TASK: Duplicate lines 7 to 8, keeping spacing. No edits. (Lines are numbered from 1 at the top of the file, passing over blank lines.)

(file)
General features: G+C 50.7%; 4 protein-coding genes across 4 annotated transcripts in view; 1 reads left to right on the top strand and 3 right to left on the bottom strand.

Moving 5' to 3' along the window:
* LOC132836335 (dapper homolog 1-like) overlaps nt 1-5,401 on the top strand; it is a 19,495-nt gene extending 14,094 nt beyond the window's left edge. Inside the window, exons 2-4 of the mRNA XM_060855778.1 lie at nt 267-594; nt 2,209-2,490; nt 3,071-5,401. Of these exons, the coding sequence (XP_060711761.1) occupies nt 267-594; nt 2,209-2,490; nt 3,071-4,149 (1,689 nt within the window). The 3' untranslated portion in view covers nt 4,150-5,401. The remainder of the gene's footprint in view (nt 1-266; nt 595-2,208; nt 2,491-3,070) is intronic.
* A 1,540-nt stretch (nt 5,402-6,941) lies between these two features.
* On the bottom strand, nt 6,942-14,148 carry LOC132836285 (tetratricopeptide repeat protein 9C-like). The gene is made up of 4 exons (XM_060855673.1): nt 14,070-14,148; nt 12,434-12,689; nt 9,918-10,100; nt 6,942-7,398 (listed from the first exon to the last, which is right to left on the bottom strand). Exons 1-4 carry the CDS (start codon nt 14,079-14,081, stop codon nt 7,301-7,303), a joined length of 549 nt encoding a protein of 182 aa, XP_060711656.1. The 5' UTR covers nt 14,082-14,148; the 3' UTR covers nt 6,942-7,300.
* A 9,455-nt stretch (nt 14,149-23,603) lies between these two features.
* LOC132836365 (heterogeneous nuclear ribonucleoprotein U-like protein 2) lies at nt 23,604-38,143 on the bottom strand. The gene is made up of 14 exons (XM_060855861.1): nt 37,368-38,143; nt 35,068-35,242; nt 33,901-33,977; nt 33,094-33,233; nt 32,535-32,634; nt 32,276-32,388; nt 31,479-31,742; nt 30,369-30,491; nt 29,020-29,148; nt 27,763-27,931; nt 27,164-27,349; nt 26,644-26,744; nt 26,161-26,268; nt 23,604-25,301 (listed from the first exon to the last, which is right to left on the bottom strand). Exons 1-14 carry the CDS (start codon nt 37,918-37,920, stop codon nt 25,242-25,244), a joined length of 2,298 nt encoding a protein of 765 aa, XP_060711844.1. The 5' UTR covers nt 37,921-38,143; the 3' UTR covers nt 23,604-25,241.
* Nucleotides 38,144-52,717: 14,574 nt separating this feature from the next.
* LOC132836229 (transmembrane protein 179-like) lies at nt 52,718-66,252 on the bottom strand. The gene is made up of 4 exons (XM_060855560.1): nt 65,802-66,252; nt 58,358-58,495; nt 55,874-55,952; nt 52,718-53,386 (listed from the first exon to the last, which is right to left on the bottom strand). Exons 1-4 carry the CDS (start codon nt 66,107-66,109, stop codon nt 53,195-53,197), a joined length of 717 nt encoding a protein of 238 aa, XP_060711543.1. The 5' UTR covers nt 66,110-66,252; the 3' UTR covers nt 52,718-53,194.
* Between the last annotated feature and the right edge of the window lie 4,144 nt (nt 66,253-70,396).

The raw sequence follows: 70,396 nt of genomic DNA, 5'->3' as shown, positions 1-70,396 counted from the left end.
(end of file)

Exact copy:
* LOC132836365 (heterogeneous nuclear ribonucleoprotein U-like protein 2) lies at nt 23,604-38,143 on the bottom strand. The gene is made up of 14 exons (XM_060855861.1): nt 37,368-38,143; nt 35,068-35,242; nt 33,901-33,977; nt 33,094-33,233; nt 32,535-32,634; nt 32,276-32,388; nt 31,479-31,742; nt 30,369-30,491; nt 29,020-29,148; nt 27,763-27,931; nt 27,164-27,349; nt 26,644-26,744; nt 26,161-26,268; nt 23,604-25,301 (listed from the first exon to the last, which is right to left on the bottom strand). Exons 1-14 carry the CDS (start codon nt 37,918-37,920, stop codon nt 25,242-25,244), a joined length of 2,298 nt encoding a protein of 765 aa, XP_060711844.1. The 5' UTR covers nt 37,921-38,143; the 3' UTR covers nt 23,604-25,241.
* Nucleotides 38,144-52,717: 14,574 nt separating this feature from the next.